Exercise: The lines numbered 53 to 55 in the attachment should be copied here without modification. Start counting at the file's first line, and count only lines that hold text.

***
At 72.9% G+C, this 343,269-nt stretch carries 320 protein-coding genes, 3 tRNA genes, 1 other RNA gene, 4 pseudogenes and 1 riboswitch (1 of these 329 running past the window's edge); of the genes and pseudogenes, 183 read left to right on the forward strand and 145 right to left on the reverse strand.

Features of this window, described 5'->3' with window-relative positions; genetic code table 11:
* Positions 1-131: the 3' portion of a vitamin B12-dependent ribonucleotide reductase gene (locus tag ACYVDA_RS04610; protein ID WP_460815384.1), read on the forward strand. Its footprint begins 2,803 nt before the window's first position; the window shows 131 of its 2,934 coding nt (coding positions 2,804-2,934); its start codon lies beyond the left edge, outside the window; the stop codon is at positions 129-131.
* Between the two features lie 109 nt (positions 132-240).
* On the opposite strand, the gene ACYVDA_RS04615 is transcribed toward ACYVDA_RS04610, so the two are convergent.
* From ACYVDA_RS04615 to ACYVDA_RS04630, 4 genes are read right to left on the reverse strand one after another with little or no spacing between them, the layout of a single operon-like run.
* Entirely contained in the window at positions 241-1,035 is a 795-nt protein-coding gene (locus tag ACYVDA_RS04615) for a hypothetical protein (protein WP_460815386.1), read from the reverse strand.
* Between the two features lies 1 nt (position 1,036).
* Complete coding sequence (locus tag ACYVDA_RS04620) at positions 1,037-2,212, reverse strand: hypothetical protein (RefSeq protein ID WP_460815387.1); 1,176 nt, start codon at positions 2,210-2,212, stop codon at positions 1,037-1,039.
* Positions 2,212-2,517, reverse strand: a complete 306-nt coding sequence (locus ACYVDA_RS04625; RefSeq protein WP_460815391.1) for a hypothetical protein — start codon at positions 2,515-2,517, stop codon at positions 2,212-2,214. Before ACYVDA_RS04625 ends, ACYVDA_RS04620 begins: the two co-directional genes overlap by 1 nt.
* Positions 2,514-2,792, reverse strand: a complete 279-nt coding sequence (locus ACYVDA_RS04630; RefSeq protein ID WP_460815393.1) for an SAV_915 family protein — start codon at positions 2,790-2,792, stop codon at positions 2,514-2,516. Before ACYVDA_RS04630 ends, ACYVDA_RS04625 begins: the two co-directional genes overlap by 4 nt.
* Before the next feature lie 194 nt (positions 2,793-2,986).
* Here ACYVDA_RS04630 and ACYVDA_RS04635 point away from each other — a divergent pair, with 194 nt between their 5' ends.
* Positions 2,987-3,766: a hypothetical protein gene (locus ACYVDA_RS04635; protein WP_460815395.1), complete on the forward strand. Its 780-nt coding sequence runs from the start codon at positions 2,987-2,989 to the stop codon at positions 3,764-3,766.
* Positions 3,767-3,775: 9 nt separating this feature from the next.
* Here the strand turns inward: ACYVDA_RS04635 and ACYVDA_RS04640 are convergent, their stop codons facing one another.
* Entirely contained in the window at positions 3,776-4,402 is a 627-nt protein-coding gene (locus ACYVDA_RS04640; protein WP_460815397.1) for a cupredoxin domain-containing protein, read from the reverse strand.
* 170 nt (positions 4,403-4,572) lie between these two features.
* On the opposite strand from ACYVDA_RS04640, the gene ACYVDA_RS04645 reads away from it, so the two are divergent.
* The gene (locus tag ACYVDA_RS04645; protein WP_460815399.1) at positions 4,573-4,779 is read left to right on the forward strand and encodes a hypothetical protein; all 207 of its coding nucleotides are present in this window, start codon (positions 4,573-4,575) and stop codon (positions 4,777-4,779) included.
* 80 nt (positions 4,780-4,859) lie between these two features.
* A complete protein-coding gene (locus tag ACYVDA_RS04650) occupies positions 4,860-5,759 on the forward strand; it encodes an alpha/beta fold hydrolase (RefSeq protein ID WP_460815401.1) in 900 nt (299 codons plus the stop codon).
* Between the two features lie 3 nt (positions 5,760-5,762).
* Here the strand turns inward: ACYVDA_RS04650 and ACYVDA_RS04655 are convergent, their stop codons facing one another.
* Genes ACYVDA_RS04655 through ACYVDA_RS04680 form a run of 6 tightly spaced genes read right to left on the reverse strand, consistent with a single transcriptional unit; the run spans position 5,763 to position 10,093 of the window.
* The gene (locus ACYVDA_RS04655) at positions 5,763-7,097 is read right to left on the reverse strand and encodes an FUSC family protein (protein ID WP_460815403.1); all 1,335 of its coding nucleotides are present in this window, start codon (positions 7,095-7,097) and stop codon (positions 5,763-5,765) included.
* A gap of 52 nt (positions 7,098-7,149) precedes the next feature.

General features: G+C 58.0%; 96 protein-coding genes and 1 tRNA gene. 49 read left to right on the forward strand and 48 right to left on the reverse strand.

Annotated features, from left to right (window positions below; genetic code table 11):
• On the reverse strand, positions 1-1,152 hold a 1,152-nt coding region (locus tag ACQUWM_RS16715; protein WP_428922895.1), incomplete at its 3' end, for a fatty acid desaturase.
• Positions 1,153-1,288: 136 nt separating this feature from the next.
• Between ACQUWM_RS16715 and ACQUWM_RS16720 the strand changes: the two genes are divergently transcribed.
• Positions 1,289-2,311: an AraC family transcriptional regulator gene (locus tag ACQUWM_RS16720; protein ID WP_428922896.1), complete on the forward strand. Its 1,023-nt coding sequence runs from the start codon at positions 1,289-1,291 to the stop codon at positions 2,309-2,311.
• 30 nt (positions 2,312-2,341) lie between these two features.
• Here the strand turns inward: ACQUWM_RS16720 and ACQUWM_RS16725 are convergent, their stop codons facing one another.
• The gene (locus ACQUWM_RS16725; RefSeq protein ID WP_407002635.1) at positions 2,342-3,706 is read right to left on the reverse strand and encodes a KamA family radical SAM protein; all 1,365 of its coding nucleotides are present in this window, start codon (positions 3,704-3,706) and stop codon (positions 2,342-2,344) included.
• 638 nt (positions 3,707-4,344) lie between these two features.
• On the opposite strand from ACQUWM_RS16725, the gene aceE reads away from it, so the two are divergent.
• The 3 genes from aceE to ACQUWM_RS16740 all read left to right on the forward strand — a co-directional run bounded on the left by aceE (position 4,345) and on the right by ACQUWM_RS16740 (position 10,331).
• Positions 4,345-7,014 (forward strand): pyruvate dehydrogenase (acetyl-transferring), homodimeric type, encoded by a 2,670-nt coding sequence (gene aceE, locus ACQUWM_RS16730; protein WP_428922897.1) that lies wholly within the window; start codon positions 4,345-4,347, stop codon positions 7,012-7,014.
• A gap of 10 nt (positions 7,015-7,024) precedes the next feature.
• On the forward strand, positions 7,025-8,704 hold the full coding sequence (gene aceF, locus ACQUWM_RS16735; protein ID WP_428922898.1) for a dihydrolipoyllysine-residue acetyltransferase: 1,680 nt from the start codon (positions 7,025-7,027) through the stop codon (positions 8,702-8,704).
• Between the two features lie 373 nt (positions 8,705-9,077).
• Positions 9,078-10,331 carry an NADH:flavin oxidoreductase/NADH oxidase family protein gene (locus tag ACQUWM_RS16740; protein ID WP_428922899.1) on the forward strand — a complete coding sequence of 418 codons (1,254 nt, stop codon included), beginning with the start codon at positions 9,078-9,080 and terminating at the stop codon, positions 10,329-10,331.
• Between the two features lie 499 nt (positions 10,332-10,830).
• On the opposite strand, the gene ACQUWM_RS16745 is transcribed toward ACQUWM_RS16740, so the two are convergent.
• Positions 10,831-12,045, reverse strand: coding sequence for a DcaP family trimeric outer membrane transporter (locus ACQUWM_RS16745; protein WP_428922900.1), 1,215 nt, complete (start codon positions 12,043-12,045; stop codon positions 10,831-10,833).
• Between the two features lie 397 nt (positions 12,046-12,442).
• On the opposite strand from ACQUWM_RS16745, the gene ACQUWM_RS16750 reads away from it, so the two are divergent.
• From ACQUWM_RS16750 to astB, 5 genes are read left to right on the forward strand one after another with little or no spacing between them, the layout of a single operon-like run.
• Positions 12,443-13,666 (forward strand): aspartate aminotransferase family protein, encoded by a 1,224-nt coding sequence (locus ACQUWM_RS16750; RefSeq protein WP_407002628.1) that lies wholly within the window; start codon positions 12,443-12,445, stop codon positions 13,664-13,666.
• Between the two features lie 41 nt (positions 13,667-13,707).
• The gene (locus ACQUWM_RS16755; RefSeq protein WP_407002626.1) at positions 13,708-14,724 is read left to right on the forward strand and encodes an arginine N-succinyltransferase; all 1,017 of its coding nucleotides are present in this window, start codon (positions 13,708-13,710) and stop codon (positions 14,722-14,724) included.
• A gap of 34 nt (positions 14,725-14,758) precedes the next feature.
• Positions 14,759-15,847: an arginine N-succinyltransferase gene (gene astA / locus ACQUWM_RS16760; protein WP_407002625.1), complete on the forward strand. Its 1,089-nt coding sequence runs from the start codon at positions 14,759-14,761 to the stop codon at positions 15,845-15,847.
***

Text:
• The gene (locus ACQUWM_RS16755; RefSeq protein WP_407002626.1) at positions 13,708-14,724 is read left to right on the forward strand and encodes an arginine N-succinyltransferase; all 1,017 of its coding nucleotides are present in this window, start codon (positions 13,708-13,710) and stop codon (positions 14,722-14,724) included.
• A gap of 34 nt (positions 14,725-14,758) precedes the next feature.
• Positions 14,759-15,847: an arginine N-succinyltransferase gene (gene astA / locus ACQUWM_RS16760; protein WP_407002625.1), complete on the forward strand. Its 1,089-nt coding sequence runs from the start codon at positions 14,759-14,761 to the stop codon at positions 15,845-15,847.